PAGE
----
As with any statute of limitations analysis, the date of accrual is the most important factor involved.  As such, practitioners would be wise to also remember that accrual of a breach of contract claim begins at the date of breach.[2] Any breach of the contract based upon the subcontractor’s failure to construct in accordance with the plans must begin to accrue no later than the date the subcontractor’s work on the project was completed. If the subcontractor completed its work on the project over four (4) years prior to the filing of the lawsuit by the general contractor, a motion for summary judgment based upon statute of limitations should be filed.

Likewise, a similar analysis should occur when defending a subcontractor from a breach of contract claim based upon the failure to add the builder as an additional insured. Unless specified within the contract, the accrual date for this type of claim is more fluid as it is subject to when the subcontractor was required to add the builder to its CGL policy. The accrual date should be confirmed through requests for admissions, interrogatories or deposition testimony provided by the builder’s corporate representative.[3] Armed with a confirmed accrual date, a practitioner can determine whether suit was filed within the four (4) year limitations period and possibly secure dismissal through the filing of a dispositive motion.

[1] Suntrust Bank of Florida, Inc. v. Don Wood, Inc., 693 So. 2d 99 (Fla. 5th DCA 1997)“General rule that more specific statute controls when two statutes ostensibly conflict applies to construction of statutes of limitations, even when more specific statute provides for shorter limitation period.”

[2] Hartford First Ins. Co., 995 So. 2d 576 “We hold that in the context of a subcontract, where a contractor accepted the work of the subcontractor and paid in full for that work, the action accrued when the subcontractor finished its work.” See also Access Ins. Planners, Inc. v. Gee, 175 So. 3d 921 (Fla. 4th DCA 2015)(“For purposes of the statute of limitations, a cause of action for breach of contract accrues at the time of the breach”); State Farm Mut. Auto. Ins. Co. v. Lee, 678 So.2d 818, 820 (Fla.1996); Med. Jet, S.A. v. Signature Flight Support–Palm Beach, Inc., 941 So.2d 576, 578 (Fla. 4th DCA 2006) (“Florida has followed this general rule that a cause of action for breach of contract accrues at the time of the breach, ‘not from the time when consequential damages result or become ascertained.’ ”) (quoting Fradley v. Cnty. of Dade, 187 So.2d 48, 49 (Fla. 3d DCA 1966)).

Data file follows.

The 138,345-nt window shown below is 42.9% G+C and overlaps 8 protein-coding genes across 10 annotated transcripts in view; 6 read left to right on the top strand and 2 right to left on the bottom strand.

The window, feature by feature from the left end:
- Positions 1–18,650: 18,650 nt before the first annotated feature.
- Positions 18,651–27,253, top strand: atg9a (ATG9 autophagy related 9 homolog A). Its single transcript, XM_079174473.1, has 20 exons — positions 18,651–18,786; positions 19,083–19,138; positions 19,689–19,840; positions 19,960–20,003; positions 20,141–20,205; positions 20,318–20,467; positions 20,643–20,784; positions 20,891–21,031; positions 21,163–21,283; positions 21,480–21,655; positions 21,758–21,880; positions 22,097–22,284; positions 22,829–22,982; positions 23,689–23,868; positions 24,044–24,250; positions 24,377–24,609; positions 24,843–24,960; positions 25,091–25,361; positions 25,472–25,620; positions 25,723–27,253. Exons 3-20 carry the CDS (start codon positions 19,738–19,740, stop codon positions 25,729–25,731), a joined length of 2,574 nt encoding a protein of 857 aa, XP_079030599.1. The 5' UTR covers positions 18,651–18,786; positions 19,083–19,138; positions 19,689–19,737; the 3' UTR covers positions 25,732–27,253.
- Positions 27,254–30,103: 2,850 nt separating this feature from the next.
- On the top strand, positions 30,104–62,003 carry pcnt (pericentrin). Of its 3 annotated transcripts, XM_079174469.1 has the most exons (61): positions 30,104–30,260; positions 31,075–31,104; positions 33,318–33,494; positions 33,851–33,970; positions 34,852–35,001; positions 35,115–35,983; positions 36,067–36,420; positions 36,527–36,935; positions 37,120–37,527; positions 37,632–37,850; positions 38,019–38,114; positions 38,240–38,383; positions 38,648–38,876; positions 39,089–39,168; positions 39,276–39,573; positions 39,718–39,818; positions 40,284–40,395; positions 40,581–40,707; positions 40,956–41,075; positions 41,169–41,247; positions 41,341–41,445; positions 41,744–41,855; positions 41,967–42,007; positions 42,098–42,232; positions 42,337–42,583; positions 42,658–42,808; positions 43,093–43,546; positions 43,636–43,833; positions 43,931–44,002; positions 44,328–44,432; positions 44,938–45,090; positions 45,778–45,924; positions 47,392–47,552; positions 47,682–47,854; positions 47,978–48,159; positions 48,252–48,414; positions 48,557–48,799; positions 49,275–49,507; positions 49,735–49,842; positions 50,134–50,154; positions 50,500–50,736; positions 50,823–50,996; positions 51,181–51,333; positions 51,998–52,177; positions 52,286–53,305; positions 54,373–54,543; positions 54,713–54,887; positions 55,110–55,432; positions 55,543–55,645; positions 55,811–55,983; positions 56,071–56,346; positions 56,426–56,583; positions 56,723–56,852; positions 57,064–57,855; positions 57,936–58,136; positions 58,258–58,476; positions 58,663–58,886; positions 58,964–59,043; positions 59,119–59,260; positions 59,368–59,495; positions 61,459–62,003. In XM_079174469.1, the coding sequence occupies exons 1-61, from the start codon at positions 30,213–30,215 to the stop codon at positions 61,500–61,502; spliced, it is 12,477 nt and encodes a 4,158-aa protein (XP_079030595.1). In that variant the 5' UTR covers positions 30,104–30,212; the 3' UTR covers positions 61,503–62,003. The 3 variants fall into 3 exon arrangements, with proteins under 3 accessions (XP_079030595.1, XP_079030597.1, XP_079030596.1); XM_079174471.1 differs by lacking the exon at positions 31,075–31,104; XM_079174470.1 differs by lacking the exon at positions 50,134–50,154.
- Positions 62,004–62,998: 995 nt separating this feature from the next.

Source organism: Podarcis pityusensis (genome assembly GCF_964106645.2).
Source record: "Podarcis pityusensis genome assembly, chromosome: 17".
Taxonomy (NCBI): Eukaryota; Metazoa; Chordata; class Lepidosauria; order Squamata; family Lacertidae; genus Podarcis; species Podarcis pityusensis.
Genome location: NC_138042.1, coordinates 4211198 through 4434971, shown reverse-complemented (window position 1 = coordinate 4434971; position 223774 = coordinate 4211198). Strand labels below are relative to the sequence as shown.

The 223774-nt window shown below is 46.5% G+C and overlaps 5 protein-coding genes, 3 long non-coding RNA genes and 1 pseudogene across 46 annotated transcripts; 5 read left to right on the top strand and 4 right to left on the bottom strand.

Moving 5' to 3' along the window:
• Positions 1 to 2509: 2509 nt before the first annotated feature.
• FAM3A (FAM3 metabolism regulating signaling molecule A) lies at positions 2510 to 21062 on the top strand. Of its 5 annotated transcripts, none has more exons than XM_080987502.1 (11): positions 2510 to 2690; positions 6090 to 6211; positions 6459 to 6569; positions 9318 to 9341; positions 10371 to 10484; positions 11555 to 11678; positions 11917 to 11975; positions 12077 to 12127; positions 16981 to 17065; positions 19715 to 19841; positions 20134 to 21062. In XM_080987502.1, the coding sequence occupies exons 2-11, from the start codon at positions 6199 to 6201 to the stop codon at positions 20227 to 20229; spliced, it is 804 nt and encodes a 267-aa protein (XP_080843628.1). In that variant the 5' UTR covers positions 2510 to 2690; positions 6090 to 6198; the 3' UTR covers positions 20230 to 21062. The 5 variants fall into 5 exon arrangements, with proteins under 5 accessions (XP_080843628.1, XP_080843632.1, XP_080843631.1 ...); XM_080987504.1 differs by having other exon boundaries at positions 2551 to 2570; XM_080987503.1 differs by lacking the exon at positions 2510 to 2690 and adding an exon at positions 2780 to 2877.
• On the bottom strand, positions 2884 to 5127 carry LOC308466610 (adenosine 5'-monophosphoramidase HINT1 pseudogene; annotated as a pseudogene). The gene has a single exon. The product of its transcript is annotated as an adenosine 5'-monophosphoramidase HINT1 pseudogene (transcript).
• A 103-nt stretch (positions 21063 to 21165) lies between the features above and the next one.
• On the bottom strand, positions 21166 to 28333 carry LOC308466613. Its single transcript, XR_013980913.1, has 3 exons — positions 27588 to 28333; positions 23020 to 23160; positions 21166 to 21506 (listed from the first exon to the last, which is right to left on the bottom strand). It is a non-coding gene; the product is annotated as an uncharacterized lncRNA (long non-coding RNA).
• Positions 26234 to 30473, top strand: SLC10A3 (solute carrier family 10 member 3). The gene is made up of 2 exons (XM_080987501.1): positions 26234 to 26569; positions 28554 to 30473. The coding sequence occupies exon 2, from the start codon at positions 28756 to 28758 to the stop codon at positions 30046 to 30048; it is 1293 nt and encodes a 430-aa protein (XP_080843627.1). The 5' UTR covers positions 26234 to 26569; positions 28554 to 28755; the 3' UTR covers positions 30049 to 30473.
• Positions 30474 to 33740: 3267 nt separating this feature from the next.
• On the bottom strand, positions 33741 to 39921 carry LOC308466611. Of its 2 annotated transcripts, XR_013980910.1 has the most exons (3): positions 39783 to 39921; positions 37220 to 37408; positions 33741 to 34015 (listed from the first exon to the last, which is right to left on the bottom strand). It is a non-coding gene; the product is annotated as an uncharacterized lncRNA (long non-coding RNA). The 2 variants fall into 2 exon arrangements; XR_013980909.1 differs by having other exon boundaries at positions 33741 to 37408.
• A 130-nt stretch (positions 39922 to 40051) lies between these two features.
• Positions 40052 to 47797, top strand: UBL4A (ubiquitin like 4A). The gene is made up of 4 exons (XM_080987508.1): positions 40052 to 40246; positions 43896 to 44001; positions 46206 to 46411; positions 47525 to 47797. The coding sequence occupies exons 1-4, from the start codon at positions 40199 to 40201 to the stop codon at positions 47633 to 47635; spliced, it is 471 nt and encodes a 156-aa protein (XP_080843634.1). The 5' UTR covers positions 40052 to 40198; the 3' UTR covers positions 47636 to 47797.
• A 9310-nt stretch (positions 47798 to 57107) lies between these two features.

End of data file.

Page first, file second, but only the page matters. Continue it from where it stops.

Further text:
[3] Make certain that the corporate representative deposition is properly noticed and that you have identified the subcontract and the requirement of additional insured placement as a topic of inquiry within the Notice of Taking Deposition.

General Contractor’s Unjustified Threats to Assess Delay Damages Against Subcontractor are a Material Breach of Contract

Luke Nicholas Eaton | Pepper Hamilton LLP | October 11, 2018

Randy Kinder Excavating, Inc. v. JA Manning Constr. Co. 2018 U.S. App. LEXIS 21878 (8th Cir. Aug. 7, 2018)

This dispute arose from a contract to build a pumping station in Arkansas (the “Project”).  In June of 2010, the U.S. Army Corps of Engineers (“COE”) awarded a contract to Randy Kinder Excavating, Inc. (“Kinder”) to serve as the general contractor on the Project.  Kinder entered into a subcontract with J.A. Manning Construction Co. (“Manning”) to engineer, furnish and install a mechanically stabilized earth (“MSE”) wall at the Project.

The Project experienced significant delays which affected the Manning’s initial start date.  By the time Manning could begin constructing the MSE wall, only six days remained until the original completion date of the entire Project.  Unknown to Manning, however, Kinder was telling the COE that weather and other issues were delaying the Project and Kinder represented to the COE that its projected completion date for MSE wall was in the summer of 2012.  At the same time, Kinder was telling Manning that the MSE wall needed to be completed by November of 2011 and repeatedly threatened to assess delay damages against Manning if this did not occur.  In addition, during the construction of the MSE wall, Kinder and/or the COE demanded that Manning install the wall panels 0.75 inches apart with absolutely no variance, despite industry standard allowing a 0.25 inch variance.  On March 7, 2012, Kinder terminated Manning, at which point Manning had constructed 27.5 feet of the 40-foot MSE wall.  The MSE wall was later completed by a replacement contractor, although the wall as-accepted by the COE contained a number of defects that Kinder and the COE told Manning were unacceptable.